Medical Records Release Forms

Insurance companies will often ask people to sign a medical records release form after an Orlando, Florida car accident. This medical release gives the insurance company the right to request all your medical records. Technically, the insurance company could request medical records that are completely unrelated to your accident. Thus, the insurance company may gain access to medical records that you would rather be kept private.

Should I Sign a Medical Release for the Insurance Adjuster?

If you speak with an attorney before signing the medical release for the insurance company, your attorney may have a better option for you. Namely, the attorney could request your medical records. Then, your attorney could go through your medical records and determine which records are relevant to the case and should be turned over to the insurance adjuster or opposing counsel. That way, the defense does not get access to your medical records that are unrelated to accident.

Many cases are settled prior to filing a lawsuit. If your case resolves before a lawsuit is filed, then you may be able to keep the insurance company from going through all your medical records. However, once a lawsuit is filed, the defense and the insurance company may be able to go through your medical records as part of the discovery process.

Should I Sign a Medicare Reporting Form?

The insurance adjuster may ask you to sign a Medicare reporting form. Although this document is less likely to cause you problems if you sign it than if you signed a release, we would still recommend you speak to an attorney before you sign anything. That way, you know exactly what you’re signing, and you know your rights are protected. Now, let’s talk a little more about these Medicare reporting forms.

Under some circumstances, Medicare has a right to be repaid for any conditional payments made. In this context, a conditional payment is a payment that Medicare makes for treatment or services that some other person or entity may be responsible for. The payment Medicare made is “conditional” because it must be repaid when the case resolves through settlement or verdict, or otherwise when a payment is made.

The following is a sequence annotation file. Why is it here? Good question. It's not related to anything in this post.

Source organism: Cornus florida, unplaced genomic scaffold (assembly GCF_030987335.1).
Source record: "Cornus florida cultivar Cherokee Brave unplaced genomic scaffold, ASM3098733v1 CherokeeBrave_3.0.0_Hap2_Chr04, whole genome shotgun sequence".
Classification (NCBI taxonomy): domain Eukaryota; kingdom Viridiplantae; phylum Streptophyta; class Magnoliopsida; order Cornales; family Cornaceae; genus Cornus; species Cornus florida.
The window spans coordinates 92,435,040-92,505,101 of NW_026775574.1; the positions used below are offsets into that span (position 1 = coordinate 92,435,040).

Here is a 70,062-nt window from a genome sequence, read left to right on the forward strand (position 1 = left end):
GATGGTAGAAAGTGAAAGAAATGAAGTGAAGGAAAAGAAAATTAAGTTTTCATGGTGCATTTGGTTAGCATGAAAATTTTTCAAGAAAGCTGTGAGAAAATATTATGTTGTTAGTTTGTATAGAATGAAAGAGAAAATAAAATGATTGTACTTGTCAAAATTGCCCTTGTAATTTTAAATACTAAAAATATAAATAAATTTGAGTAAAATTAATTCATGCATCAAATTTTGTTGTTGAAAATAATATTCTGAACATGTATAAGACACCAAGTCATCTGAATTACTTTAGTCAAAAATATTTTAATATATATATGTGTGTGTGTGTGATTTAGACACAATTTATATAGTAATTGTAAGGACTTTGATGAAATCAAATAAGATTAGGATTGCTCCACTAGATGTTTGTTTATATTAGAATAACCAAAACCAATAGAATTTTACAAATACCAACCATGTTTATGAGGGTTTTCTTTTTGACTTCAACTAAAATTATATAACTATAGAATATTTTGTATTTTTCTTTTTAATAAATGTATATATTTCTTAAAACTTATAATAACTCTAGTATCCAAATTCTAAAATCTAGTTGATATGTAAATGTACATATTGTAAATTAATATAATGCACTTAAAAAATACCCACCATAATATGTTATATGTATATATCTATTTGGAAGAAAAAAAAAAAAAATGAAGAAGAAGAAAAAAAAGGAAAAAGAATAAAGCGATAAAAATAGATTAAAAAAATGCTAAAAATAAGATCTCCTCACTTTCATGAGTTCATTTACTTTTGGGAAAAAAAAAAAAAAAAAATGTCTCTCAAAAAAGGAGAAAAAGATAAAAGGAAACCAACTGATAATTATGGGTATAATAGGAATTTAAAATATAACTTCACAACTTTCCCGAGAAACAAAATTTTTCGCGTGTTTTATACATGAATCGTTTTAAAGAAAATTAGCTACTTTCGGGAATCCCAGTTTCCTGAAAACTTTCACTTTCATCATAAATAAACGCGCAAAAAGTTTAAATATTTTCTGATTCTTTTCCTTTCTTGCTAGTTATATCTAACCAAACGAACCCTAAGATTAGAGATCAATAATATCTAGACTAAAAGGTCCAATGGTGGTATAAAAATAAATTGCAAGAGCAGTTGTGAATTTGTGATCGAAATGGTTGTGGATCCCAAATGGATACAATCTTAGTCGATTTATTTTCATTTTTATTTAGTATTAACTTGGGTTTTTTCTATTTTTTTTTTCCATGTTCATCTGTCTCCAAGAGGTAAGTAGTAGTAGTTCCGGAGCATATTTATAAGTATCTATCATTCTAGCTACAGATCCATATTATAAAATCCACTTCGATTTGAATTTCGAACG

For example, Medicare may make a conditional payment for services after you were injured by a careless driver. In this circumstance, the at fault driver is liable for your injuries, not Medicare. Thus, Medicare would have made a payment that it was not responsible for, and it would have a right of reimbursement.

Application for No Fault Benefits

In Florida, drivers are required to carry personal injury protection or PIP. To get your PIP benefits, you may be asked to sign an application for no fault benefits. Sometimes, this document will be titled, APPPLICATION FOR FLORIDA “NO FAULT” BENEFITS. This document will ask you for a lot of information, which may include the following:

  • Your contact information,
  • Information regarding your vehicle,
  • Where you sought medical treatment because of your car accident,
  • You employer’s information,
  • Your earnings or wages, and
  • A description of your injuries.

Any time you talk about your car accident or your injuries, or whenever you put anything in writing, you are creating evidence that the insurance company could use against you. Therefore, you should consider speaking with an Orlando car accident attorney before you sign an application for no fault benefits.

Contact Us for a FREE Legal Consultation with An Orlando Car Accident Attorney at Our Firm

We are happy to give you a free consultation and talk to you about your Orlando car accident. At our firm, lawyers do consultations, not intake people or customer service representatives. All you have to do is call us at (321) 352-7588 and schedule your free consultation, or you can contact us at our website.

A car accident can flip your life upside down. It’s a traumatic experience. When you hire our firm, you will have a direct line of communication to your attorney. When you need us, we’re here for you.